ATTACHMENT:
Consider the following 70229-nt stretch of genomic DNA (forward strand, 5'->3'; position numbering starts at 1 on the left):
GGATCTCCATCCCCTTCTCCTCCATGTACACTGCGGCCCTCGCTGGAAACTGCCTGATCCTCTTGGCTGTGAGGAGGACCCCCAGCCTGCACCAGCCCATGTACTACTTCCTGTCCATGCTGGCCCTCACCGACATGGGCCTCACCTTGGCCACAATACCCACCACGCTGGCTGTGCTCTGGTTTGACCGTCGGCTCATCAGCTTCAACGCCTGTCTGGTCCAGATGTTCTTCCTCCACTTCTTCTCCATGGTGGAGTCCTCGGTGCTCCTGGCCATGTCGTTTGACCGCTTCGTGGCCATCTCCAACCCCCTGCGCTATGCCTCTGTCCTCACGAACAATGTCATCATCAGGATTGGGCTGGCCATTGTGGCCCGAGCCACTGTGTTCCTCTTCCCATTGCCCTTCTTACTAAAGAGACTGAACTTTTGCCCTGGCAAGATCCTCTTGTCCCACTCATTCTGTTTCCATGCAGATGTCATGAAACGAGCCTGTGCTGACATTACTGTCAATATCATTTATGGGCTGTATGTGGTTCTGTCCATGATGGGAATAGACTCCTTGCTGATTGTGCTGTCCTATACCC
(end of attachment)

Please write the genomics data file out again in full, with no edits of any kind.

Consider the following 70229-nt stretch of genomic DNA (forward strand, 5'->3'; position numbering starts at 1 on the left):
GGATCTCCATCCCCTTCTCCTCCATGTACACTGCGGCCCTCGCTGGAAACTGCCTGATCCTCTTGGCTGTGAGGAGGACCCCCAGCCTGCACCAGCCCATGTACTACTTCCTGTCCATGCTGGCCCTCACCGACATGGGCCTCACCTTGGCCACAATACCCACCACGCTGGCTGTGCTCTGGTTTGACCGTCGGCTCATCAGCTTCAACGCCTGTCTGGTCCAGATGTTCTTCCTCCACTTCTTCTCCATGGTGGAGTCCTCGGTGCTCCTGGCCATGTCGTTTGACCGCTTCGTGGCCATCTCCAACCCCCTGCGCTATGCCTCTGTCCTCACGAACAATGTCATCATCAGGATTGGGCTGGCCATTGTGGCCCGAGCCACTGTGTTCCTCTTCCCATTGCCCTTCTTACTAAAGAGACTGAACTTTTGCCCTGGCAAGATCCTCTTGTCCCACTCATTCTGTTTCCATGCAGATGTCATGAAACGAGCCTGTGCTGACATTACTGTCAATATCATTTATGGGCTGTATGTGGTTCTGTCCATGATGGGAATAGACTCCTTGCTGATTGTGCTGTCCTATACCC